Don't waste money! Here's how to repurpose products that didn't work for you
After due diligence, we still occasionally end up with products that just don’t work. We may have read and watched dozens of product reviews, asked friends for recommendations, and tried out the testers ourselves, but for some reason the product we had such high hopes for did not deliver. What to do?
It’s frustrating, we know. But before you toss your duds away, try out some alternative uses first and you may still get your money’s worth.
For the lip balm that fails to moisturize the lips
If your lip balm doesn’t do much for your dry lips, use them on the body. Most lip balms usually contain paraffinum liquidum, a highly refined mineral oil. The latter is really good at sealing moisture and protecting the skin from harsh elements.
Lip balms are so good at moisturizing that some people put it all over their faces in the winter. In hot and humid Philippines, this might not be a good idea, even if you have the driest skin ever. But for dry patches on the body, it works really well. I usually swipe lip balm on my elbows and cuticles when they get dry and scaly. The effect is comparable to leaving petroleum jelly overnight. You’ll wake up with smoother and more supple skin.
For face powders that look chalky or cakey
Use powders that don’t flatter your skin as dry shampoo. I got this idea after trying out a tinted dry shampoo (Jonathan Green Routine Dry Shampoo, from The SM Store). The light brown shade looked so much like a loose powder!
I rarely use dry shampoo these days because this heat requires daily showers. But in colder months, and when in a pinch, I use face powder on my hair. Oil-control powders make great dry shampoos because they’re designed to absorb oil. Face powders don’t always work as well as dry shampoos, but are good enough.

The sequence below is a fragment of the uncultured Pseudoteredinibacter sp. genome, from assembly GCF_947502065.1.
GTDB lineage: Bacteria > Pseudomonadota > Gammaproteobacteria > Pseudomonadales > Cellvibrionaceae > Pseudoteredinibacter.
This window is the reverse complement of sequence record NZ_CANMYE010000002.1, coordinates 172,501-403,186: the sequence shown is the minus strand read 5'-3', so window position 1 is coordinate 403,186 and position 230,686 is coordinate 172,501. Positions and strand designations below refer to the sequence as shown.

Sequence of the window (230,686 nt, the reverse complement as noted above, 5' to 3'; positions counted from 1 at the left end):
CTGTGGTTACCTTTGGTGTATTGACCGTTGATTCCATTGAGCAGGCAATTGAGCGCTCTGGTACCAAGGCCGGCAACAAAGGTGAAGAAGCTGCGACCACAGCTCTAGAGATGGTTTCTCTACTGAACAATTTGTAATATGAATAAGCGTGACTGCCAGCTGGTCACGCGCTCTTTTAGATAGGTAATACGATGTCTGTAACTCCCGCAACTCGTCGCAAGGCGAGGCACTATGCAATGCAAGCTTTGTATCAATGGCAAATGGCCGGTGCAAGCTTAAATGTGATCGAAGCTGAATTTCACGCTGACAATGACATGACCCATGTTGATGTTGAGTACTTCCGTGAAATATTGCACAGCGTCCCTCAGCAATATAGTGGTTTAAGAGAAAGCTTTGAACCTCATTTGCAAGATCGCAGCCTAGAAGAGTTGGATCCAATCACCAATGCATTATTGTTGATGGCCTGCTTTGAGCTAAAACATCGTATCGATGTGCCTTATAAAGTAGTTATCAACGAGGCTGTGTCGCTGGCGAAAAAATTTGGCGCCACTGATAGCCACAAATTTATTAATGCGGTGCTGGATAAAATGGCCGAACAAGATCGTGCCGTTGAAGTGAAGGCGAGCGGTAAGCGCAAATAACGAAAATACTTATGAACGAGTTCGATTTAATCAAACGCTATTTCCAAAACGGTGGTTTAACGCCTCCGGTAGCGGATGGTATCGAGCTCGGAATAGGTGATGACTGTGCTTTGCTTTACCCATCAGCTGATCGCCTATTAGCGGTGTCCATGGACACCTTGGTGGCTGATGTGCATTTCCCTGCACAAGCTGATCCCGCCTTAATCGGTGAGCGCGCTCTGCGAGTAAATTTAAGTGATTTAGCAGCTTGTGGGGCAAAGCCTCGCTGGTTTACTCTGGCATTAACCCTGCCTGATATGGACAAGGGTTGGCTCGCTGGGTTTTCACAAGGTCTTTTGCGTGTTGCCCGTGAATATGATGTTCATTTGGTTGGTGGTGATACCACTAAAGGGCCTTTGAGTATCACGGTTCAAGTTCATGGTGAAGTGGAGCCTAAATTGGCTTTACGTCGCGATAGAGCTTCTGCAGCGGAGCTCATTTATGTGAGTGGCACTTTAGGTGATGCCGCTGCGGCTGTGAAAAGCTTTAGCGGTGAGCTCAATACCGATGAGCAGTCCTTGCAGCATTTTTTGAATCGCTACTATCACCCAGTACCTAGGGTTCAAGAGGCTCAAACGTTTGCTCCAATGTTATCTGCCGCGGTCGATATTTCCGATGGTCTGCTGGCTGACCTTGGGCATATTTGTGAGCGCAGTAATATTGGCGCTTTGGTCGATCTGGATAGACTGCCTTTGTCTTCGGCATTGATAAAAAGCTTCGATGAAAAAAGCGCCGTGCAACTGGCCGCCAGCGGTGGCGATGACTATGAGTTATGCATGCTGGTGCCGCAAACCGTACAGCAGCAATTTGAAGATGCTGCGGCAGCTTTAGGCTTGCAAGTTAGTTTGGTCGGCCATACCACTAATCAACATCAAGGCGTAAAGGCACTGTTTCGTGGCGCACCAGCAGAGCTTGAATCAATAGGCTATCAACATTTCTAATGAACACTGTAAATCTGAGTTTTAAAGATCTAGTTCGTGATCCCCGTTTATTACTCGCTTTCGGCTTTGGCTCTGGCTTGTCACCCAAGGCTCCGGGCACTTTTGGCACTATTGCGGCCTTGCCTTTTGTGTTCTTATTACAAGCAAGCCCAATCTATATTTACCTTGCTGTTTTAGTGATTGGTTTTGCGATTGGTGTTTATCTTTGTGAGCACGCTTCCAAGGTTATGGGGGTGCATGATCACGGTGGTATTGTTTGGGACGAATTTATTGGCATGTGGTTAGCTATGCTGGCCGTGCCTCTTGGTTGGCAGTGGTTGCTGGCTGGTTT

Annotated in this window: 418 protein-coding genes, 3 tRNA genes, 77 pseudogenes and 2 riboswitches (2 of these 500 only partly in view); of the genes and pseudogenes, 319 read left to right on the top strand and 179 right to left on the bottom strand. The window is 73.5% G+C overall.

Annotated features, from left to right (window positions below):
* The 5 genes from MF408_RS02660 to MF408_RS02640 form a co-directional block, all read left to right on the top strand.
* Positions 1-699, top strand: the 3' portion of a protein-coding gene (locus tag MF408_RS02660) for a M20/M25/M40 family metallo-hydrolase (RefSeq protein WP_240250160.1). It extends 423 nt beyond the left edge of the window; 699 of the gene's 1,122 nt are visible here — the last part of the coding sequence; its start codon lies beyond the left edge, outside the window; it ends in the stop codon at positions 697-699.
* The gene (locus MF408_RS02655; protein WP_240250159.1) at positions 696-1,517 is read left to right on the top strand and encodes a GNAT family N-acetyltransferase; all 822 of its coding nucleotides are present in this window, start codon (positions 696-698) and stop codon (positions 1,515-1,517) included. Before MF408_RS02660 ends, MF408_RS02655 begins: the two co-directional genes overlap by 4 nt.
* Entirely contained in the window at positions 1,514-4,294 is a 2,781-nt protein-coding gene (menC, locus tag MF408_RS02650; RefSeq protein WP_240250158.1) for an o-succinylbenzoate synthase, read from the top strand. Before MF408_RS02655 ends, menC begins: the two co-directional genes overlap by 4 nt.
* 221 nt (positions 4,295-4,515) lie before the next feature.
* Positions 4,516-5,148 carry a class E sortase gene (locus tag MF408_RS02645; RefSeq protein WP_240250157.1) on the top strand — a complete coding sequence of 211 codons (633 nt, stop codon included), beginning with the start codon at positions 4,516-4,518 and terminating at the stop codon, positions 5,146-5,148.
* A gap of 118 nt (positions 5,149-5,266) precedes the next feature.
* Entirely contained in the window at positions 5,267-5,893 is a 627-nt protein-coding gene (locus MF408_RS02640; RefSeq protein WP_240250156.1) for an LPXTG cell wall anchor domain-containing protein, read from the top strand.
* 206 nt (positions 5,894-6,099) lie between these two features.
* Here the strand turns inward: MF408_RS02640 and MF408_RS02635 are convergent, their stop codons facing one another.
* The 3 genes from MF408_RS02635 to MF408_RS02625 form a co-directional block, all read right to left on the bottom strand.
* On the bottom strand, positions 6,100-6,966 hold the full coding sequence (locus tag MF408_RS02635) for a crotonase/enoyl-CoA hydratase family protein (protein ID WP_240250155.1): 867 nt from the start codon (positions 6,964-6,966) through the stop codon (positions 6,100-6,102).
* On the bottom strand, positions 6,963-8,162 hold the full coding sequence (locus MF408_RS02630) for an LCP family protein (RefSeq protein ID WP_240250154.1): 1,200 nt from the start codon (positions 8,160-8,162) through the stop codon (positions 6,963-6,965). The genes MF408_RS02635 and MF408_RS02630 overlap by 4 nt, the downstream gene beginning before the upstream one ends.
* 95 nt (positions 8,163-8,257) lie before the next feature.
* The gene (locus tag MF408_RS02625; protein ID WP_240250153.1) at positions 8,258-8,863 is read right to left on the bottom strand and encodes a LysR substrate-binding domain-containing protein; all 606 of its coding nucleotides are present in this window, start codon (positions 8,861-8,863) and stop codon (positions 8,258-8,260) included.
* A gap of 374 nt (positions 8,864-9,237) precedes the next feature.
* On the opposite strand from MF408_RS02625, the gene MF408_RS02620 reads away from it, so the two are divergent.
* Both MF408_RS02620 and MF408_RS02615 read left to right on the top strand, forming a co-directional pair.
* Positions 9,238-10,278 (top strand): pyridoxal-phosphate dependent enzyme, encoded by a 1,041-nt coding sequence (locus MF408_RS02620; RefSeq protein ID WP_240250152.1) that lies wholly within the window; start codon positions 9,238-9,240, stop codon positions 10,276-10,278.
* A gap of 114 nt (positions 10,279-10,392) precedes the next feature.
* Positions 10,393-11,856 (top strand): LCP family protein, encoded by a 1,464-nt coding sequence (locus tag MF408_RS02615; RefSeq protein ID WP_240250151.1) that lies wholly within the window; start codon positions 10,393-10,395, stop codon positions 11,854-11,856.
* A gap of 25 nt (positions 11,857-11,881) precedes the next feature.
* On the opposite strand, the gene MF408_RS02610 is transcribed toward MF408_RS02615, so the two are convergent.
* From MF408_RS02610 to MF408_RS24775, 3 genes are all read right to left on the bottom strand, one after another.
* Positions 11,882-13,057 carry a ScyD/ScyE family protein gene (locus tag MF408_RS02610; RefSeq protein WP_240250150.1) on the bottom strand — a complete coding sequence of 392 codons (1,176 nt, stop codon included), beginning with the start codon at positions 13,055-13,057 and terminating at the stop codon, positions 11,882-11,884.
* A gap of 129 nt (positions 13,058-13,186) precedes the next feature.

For patchy lipsticks
Buying a patchy lipstick is probably the most common makeup shopping misfortune, next to getting the wrong foundation shade. It’s tricky shopping for lipsticks because it’s not advisable to use testers on the lips--and swatching lipsticks on the arm is not the most reliable way to know if the lipstick would apply evenly. #lipstickaddictproblems
If you’ve been reading Project Vanity like a hawk, you probably already know what we’d propose - use them patchy lipsticks as blush! You’re seriously missing out if you haven’t tried this yet—even with your “good” lipsticks. They make awesome blushes because of how pigmented they are, and the shade selection is literally limitless.
Patchy lipsticks rarely appear patchy on the cheeks. Apply them as you would a cream blush and you’re good to go.
For ineffective oil-blotting sheets
You know those onion skin paper-like oil-blotting sheets? I have to use at least three of those to take out all ze grease off my face, and they tear so easily! So I’ve stopped using them for their intended purpose and used them to mattify satin lipsticks instead (I love me some matte lipsticks!).
They are better mattifiers than facial tissue because they remove just the excess moisture that make lipsticks shiny. They don’t take off as much of the pigment as you blot.
For the wrong shade of foundation
As a foundation fiend, I’ve had more than my fair share of bad purchases that are usually a result of impulsiveness rather than the product being bad itself.
For foundations that are one to two shades darker than your skin color, use them for contouring! With a dense foundation brush, like the Real Techniques Expert Face brush, apply the dark foundation on the perimeters of the face, the temples, and slightly under the cheekbones. This gives a subtle warmth and adds dimension to the face without making you look overly sculpted.
Light foundations, on the other hand, make good highlighters. I highly recommend this to those who have a hate-hate relationship with shimmer. I’ve only recently started using a light foundation on the bridge of the nose instead of a highlighter. I love how it looks! It’s so much more daytime-friendly than a shimmery highlighter.
PS. You can also highlight with a foundation that’s too dewy for your liking. Over a matte base, highlighting with a dewy foundation will create a matte-but-not-flat look. This is great for oily skinned people who love the dewy look. I do this hack a LOT.
We know there’s so much more we haven’t covered and we’d love to know the beauty product repurposing tricks you have up your sleeve. Please share them in the comments!